National Park Service Centennial

National Park Service Announces Fall 2016 Fit History Hikes

by | Aug 30, 2016 | Events

By Becky Oakes, Fredericksburg & Spotsylvania National Military Park Historian and Webmaster

Fredericksburg & Spotsylvania National Military Park will continue to combine health and history in the National Park Service’s Centennial year with a new series of Fit-History hikes. These ranger-led hikes are designed to cover a lot of ground in addition to a lot of history. The fall 2016 hikes will range from three to seven miles, covering two to three miles per hour. All hikes begin at 10 a.m.

September 17: Fredericksburg: North Lee Drive (5.4 miles, round-trip)
Join historian Frank O’Reilly for a hike along North Lee Drive, exploring Confederate earthworks and a vital command post. Meet at Stop #3 on the Fredericksburg Battlefield.

October 1: Chancellorsville: Hazel Grove and Fairview (2.5 miles, round-trip)
Join historian Peter Maugle to walk the ground of the bloody but crucial fighting on the morning of May 3, 1863. Meet at Hazel Grove, Stop #9 on the Chancellorsville Battlefield.

October 15: Wilderness: Federal Line Trail (7 miles, round-trip)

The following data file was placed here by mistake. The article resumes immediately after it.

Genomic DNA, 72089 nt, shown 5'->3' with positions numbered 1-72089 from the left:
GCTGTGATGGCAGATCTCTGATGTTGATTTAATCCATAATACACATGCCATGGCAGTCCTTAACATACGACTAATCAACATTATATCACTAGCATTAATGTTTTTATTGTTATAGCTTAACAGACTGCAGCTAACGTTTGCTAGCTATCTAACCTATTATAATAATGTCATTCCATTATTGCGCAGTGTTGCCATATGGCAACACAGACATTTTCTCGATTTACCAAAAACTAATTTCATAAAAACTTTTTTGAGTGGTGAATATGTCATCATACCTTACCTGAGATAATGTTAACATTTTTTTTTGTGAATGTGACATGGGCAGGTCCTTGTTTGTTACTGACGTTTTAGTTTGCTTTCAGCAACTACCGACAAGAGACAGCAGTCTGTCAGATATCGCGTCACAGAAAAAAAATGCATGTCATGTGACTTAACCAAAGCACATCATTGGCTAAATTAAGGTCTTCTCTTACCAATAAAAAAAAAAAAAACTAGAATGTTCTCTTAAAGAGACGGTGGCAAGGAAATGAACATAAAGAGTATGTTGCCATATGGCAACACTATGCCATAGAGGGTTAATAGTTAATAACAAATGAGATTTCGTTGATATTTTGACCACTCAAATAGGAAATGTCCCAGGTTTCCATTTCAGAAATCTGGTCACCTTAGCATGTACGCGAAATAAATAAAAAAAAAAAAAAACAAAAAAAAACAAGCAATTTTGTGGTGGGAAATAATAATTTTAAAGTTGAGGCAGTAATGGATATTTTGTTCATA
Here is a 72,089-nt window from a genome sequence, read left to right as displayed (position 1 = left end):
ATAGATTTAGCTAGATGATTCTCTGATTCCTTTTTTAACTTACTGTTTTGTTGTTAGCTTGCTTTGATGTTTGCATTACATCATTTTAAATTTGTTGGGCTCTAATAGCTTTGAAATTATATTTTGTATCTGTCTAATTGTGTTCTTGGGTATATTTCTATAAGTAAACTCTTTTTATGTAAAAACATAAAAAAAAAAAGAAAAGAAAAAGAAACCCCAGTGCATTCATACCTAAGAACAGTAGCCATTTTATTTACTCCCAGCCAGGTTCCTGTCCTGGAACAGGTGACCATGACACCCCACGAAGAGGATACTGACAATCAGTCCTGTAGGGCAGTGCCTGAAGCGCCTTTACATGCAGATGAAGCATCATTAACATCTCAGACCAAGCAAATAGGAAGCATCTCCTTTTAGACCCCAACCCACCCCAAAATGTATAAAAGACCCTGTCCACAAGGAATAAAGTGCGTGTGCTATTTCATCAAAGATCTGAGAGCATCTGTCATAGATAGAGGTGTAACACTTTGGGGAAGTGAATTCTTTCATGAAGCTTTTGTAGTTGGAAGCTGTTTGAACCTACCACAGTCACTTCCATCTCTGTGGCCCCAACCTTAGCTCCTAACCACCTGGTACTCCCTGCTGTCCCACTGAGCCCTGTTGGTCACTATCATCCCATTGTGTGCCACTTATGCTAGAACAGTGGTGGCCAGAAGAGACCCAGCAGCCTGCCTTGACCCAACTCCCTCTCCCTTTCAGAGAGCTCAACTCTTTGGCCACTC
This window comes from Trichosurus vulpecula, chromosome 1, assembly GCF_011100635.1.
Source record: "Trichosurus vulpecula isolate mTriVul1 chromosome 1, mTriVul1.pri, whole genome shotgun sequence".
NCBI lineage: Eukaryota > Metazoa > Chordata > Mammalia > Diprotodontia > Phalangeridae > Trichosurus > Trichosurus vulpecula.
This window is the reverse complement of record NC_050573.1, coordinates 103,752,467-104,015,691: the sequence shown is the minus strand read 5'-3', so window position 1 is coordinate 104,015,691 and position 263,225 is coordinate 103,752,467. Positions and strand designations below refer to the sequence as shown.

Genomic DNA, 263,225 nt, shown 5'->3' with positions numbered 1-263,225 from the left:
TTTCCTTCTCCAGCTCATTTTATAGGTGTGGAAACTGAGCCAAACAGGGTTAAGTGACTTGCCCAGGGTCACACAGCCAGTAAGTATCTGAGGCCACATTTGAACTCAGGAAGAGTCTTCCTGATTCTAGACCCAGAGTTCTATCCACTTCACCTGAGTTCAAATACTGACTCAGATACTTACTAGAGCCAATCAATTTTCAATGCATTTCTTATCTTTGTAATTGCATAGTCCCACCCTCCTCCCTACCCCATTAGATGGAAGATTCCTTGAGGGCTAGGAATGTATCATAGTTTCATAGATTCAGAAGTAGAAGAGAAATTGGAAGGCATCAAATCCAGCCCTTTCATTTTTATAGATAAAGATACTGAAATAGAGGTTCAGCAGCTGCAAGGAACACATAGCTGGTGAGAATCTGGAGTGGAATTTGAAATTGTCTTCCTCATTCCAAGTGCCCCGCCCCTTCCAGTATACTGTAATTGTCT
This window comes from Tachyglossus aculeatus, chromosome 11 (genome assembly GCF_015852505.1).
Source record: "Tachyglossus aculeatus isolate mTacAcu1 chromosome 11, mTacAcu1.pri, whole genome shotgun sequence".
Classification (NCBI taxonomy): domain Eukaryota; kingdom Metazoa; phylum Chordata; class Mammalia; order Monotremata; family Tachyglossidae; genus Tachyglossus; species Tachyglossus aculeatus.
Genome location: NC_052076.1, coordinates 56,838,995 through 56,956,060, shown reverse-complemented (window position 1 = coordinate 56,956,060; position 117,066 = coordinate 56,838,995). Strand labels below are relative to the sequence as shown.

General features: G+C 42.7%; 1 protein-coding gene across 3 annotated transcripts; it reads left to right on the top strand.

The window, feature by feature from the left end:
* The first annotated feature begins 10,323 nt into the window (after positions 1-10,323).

Join historian Greg Mertz for a sojourn through the Wilderness, along the rarely-walked Federal Line Trail. Meet at the Wilderness Battlefield Picnic Area, between Tour Stops #3 and #4.

October 29: Spotsylvania: Upton’s Attack and the Bloody Angle (3.5 miles)
Join historian Beth Parnicza to learn about two significant attacks by the Union Army against the Confederate Muleshoe Salient. Meet at Upton’s Road, Stop #2 on the Spotsylvania Battlefield.

When attending any of our Fit-History programs, please remember to wear sturdy shoes, bring plenty of water, and pack a snack. Bug spray and long pants are also suggested.

Visit the Hiking Series page of our website at http://www.nps.gov/frsp/planyourvisit/hiking.htm for more details about each hike, or call 540-693-3200 for more information!

Fredericksburg and Spotsylvania County Battlefields National Military Park was once the bloodiest landscape in North America. Two major Civil War armies clashed in and around Fredericksburg in four pivotal battles within an 18-month span, resulting in 100,000 casualties. The park is the second largest military park in the world, and includes four major battlefields and five historic structures that park staff work daily to preserve and interpret for the public.

Fredericksburg and Spotsylvania National Military Park Presents National Park Service Centennial Speaker Series

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